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5.4. LOWER BOUNDS FOR RANDOMIZED ALGORITHMS 27 that input. Our goal is to show that the average depth of the leaves must be at least log !) (previously, we only cared about the maximum depth). If the tree is completely balanced, then each leaf is at depth log !) or log !) and we are done. To prove the theorem, we just need to show that out of all binar

y trees on a given number of leaves, the one that minimizes their average depth is a com pletely balanced tree. This is not too hard to see: given some unbalanced tree, we take two sibli ng leaves at largest depth and move them to be children of the leaf of smallest depth. Since the di fference between the largest depth and the smallest depth is at least 2 (otherwise the tree would be balanced), this operation reduces the average depth of the leaves. Specifically, if the smaller depth is and the larger depth is , we have removed two leaves of depth and one of depth , and we have

added two leaves of depth +1 and one of depth 1. Since any unbalanced tree can be modified to have a smaller a verage depth, such a tree cannot be one that minimizes average depth, and therefore the tree of smallest average depth must in fact be balanced. In fact, if we are a bit more clever in the proof, we can get rid o f the floor in the bound. 5.4 Lower bounds for randomized algorithms Theorem 5.3 The above bound holds for randomized algorithms too. Proof: The argument here is a bit subtle. The first step is to argue tha t with respect to counting comparisons, we can

think of a randomized algorith as a probability distribution over deterministic algorithms. In particular, we can think of a r andomized algorithm as a deterministic algorithm with access to a special “random bit tape”: every t ime wants to flip a coin, it just pulls the next bit off that tape. In that case, for any given run of algorithm , say reading bit-string from that tape, there is an equivalent deterministic algori thm with those bits hardwired in. Algorithm is then a probability distribution over all those determini stic algorithms This means that the expected number of

comparisons made by ra ndomized algorithm on some input is just Pr( )(Running time of on If you recall the definition of expectation, the running time of the randomized algorithm is a random variable and the sequences correspond to the elementary events. So, the expected running time of the randomized algorithm is just an average over deterministic algorithms. Since each deterministic algorithm has averag e-case running time at least log !) any average over them must too. Formally, the average-case r unning time of the randomized algorithm is avg inputs [Pr( )(Running time of on )] = avg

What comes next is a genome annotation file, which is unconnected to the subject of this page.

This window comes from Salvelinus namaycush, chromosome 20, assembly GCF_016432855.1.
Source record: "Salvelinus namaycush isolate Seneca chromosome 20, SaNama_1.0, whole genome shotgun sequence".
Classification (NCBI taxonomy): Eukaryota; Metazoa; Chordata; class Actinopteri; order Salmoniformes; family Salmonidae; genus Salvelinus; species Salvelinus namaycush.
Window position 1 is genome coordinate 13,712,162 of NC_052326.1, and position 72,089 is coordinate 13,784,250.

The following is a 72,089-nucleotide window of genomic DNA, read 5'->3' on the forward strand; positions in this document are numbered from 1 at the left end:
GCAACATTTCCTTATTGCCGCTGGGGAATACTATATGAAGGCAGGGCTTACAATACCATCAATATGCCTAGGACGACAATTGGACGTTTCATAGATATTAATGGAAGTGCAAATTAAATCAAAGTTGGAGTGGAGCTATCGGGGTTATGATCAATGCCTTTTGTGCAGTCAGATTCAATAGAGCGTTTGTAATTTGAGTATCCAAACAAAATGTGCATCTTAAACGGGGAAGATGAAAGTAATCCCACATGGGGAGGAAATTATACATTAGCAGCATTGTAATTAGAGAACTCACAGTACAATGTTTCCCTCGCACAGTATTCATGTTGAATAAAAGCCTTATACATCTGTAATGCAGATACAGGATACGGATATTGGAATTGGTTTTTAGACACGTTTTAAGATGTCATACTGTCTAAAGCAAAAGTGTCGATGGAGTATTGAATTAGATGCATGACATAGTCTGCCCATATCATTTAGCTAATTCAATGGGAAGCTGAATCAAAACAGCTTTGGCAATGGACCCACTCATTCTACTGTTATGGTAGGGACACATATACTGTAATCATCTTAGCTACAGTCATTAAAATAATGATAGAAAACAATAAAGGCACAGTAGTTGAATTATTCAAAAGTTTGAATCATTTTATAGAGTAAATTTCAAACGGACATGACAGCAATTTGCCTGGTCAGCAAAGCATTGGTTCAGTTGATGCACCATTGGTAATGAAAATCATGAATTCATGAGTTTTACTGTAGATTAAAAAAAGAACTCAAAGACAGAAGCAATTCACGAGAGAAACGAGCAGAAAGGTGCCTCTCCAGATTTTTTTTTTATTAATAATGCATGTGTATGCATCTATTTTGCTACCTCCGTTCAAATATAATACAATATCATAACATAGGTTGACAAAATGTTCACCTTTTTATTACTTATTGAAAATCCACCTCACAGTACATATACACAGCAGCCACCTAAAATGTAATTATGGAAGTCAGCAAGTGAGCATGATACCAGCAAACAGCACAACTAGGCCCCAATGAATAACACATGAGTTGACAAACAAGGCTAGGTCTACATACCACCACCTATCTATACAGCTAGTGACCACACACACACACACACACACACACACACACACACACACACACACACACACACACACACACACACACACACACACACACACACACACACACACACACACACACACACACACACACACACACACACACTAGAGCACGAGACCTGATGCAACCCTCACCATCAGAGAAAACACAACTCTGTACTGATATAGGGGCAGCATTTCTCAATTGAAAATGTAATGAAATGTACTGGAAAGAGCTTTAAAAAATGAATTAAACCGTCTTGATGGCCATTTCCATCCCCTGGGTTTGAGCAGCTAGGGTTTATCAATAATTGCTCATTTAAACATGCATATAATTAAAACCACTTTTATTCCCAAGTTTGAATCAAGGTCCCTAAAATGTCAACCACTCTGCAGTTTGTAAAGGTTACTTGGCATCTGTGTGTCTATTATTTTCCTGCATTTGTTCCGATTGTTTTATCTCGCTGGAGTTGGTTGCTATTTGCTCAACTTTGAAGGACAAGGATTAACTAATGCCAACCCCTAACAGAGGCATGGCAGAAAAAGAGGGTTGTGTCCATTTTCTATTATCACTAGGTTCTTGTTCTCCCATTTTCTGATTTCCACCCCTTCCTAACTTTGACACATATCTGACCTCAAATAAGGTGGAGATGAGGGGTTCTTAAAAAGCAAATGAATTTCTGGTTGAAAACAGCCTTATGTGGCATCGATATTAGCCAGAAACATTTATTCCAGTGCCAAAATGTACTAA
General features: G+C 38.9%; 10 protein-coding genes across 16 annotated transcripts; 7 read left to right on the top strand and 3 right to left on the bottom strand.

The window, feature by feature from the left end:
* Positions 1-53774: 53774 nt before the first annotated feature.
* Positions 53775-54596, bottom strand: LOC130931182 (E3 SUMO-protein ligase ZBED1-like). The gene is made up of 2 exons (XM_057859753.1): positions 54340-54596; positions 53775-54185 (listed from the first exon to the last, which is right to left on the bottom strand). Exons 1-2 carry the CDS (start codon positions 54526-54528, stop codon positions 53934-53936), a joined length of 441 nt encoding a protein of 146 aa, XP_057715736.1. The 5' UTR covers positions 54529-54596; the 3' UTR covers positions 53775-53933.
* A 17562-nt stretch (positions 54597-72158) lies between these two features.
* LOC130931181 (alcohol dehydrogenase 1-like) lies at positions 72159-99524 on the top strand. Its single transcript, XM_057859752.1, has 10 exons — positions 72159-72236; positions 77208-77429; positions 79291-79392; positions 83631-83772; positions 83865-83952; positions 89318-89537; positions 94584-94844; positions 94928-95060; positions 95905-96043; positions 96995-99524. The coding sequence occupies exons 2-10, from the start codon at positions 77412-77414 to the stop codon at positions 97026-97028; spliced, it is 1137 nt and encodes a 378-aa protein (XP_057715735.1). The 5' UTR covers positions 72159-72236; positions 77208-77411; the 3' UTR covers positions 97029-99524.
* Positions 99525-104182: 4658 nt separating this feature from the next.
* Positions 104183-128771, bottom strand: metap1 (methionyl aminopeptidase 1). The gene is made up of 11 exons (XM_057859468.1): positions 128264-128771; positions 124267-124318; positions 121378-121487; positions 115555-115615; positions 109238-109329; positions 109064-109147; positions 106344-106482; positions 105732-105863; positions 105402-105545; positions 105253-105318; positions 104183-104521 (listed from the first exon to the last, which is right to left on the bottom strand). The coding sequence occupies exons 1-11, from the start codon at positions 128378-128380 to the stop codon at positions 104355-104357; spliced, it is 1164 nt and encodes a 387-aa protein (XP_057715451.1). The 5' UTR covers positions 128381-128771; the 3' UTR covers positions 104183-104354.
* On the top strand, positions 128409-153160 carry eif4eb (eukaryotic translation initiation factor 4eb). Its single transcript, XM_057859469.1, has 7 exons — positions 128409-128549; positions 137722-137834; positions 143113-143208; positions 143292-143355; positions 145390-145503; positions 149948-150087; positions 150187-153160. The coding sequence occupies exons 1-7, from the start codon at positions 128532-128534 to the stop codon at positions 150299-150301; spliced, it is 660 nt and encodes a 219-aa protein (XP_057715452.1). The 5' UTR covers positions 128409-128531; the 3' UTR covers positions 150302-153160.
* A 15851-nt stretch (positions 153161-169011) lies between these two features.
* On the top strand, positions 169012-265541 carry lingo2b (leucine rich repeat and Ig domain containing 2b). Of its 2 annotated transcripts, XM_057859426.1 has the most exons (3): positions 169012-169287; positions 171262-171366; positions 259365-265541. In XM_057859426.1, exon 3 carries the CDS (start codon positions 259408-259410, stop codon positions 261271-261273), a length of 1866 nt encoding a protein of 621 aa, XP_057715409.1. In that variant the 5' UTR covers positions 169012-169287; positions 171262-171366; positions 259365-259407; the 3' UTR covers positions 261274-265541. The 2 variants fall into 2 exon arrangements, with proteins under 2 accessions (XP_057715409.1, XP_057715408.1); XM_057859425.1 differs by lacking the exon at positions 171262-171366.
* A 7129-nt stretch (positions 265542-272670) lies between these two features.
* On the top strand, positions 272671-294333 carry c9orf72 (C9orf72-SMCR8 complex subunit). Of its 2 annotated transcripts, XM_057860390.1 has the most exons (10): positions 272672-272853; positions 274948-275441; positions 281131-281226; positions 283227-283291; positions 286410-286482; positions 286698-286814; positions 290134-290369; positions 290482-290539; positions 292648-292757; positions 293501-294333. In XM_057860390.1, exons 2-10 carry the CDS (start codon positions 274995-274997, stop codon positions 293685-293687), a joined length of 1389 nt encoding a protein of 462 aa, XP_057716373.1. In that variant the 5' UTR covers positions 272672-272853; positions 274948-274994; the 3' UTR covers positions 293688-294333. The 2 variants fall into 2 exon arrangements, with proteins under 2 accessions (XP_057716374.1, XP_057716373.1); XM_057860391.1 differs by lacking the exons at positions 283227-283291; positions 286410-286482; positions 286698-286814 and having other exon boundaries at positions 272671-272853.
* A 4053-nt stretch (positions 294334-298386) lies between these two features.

[Pr( )(Running time of on )] Pr( )avg (Running time of on Let us define a tree to be completely balanced if the deepest le af is at most one level deeper than the shallowest leaf. Everything would be easier if we could somehow assume ! was a power of 2....
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5.4. LOWER BOUNDS FOR RANDOMIZED ALGORITHMS 28 Pr( log !) log !) One way to think of the kinds of bounds we have been proving is t o think of a matrix with one row for every possible deterministic comparison-based sor ting algorithm (there could be a lot of rows!) and one column for every possible permutation of given

input elements (there are a lot of columns too). Entry ( i,j ) in this matrix contains the running time of algorithm on input . The worst-case deterministic lower bound tells us that for each row there exists a column such that the entry ( i,j ) is large. The average-case deterministic lower bound tell s us that for each row the average of the elements in the row is large. The randomize d lower bound says “well, since the above statement holds for every row, it must also hold for any weighted average of the rows.” In the language of game-theory, one could think of this as a two- player game

(much like rock-paper- scissors) between an “algorithm player” who gets to pick a ro w and an adversarial “input player who gets to pick a column. Each player makes their choice and t he entry in the matrix is the cost to the algorithm-player which we can think of as how much money the algorithm-player has to pay the input player. We have shown that there is a randomiz ed strategy for the input player (namely, pick a column at random) that guarantees it an expec ted gain of Ω( log ) no matter what strategy the algorithm-player chooses.